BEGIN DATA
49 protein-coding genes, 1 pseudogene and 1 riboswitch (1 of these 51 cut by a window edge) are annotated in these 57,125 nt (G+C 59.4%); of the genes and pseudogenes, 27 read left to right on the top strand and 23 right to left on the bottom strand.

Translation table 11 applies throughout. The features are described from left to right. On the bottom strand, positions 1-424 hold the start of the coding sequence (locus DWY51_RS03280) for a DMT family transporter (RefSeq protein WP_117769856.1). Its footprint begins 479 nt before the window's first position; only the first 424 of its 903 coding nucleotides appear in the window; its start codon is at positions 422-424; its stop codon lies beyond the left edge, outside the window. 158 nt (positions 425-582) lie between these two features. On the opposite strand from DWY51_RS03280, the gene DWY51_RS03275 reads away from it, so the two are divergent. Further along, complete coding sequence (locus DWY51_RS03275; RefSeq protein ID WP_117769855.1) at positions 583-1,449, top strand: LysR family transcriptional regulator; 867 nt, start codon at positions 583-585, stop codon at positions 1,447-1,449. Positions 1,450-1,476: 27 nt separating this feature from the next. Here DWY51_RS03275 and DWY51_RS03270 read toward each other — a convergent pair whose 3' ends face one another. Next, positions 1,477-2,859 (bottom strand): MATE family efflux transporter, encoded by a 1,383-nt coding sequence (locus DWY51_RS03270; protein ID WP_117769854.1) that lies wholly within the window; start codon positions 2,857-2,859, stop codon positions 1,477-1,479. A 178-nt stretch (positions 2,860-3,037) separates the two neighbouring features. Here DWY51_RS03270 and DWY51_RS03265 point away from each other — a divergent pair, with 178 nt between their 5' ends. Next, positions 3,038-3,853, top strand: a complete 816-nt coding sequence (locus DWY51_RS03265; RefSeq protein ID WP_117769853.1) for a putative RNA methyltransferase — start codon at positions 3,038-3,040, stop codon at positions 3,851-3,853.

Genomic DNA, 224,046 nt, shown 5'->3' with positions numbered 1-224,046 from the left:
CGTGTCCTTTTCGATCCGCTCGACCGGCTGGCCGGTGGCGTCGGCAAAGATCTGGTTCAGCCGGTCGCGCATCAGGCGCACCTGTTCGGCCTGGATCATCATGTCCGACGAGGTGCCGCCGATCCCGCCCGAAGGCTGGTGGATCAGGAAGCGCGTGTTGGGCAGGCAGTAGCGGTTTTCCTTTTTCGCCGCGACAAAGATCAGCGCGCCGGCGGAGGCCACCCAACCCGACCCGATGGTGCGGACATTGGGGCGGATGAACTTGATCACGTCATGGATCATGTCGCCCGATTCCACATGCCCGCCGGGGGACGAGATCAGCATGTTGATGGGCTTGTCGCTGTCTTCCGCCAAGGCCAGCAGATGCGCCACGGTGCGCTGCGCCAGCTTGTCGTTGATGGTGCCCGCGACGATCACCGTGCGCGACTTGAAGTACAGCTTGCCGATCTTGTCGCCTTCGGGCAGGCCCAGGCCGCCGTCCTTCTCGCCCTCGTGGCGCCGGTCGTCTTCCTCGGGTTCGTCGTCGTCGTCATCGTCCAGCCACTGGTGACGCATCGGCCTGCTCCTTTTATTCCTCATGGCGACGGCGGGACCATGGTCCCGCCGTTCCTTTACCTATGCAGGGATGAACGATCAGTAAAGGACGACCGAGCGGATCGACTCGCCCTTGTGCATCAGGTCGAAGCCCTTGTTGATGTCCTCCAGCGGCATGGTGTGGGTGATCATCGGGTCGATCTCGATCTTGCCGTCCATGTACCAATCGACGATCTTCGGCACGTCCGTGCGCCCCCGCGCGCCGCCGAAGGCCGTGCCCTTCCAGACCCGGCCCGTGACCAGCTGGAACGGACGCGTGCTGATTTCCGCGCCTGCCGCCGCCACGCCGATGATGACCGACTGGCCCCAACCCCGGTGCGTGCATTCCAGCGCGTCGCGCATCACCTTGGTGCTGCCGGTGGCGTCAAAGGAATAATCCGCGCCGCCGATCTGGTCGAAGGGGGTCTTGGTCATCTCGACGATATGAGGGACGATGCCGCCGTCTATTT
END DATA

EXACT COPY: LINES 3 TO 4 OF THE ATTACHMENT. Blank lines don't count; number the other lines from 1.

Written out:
Genomic DNA, 224,046 nt, shown 5'->3' with positions numbered 1-224,046 from the left:
CGTGTCCTTTTCGATCCGCTCGACCGGCTGGCCGGTGGCGTCGGCAAAGATCTGGTTCAGCCGGTCGCGCATCAGGCGCACCTGTTCGGCCTGGATCATCATGTCCGACGAGGTGCCGCCGATCCCGCCCGAAGGCTGGTGGATCAGGAAGCGCGTGTTGGGCAGGCAGTAGCGGTTTTCCTTTTTCGCCGCGACAAAGATCAGCGCGCCGGCGGAGGCCACCCAACCCGACCCGATGGTGCGGACATTGGGGCGGATGAACTTGATCACGTCATGGATCATGTCGCCCGATTCCACATGCCCGCCGGGGGACGAGATCAGCATGTTGATGGGCTTGTCGCTGTCTTCCGCCAAGGCCAGCAGATGCGCCACGGTGCGCTGCGCCAGCTTGTCGTTGATGGTGCCCGCGACGATCACCGTGCGCGACTTGAAGTACAGCTTGCCGATCTTGTCGCCTTCGGGCAGGCCCAGGCCGCCGTCCTTCTCGCCCTCGTGGCGCCGGTCGTCTTCCTCGGGTTCGTCGTCGTCGTCATCGTCCAGCCACTGGTGACGCATCGGCCTGCTCCTTTTATTCCTCATGGCGACGGCGGGACCATGGTCCCGCCGTTCCTTTACCTATGCAGGGATGAACGATCAGTAAAGGACGACCGAGCGGATCGACTCGCCCTTGTGCATCAGGTCGAAGCCCTTGTTGATGTCCTCCAGCGGCATGGTGTGGGTGATCATCGGGTCGATCTCGATCTTGCCGTCCATGTACCAATCGACGATCTTCGGCACGTCCGTGCGCCCCCGCGCGCCGCCGAAGGCCGTGCCCTTCCAGACCCGGCCCGTGACCAGCTGGAACGGACGCGTGCTGATTTCCGCGCCTGCCGCCGCCACGCCGATGATGACCGACTGGCCCCAACCCCGGTGCGTGCATTCCAGCGCGTCGCGCATCACCTTGGTGCTGCCGGTGGCGTCAAAGGAATAATCCGCGCCGCCGATCTGGTCGAAGGGGGTCTTGGTCATCTCGACGATATGAGGGACGATGCCGCCGTCTATTT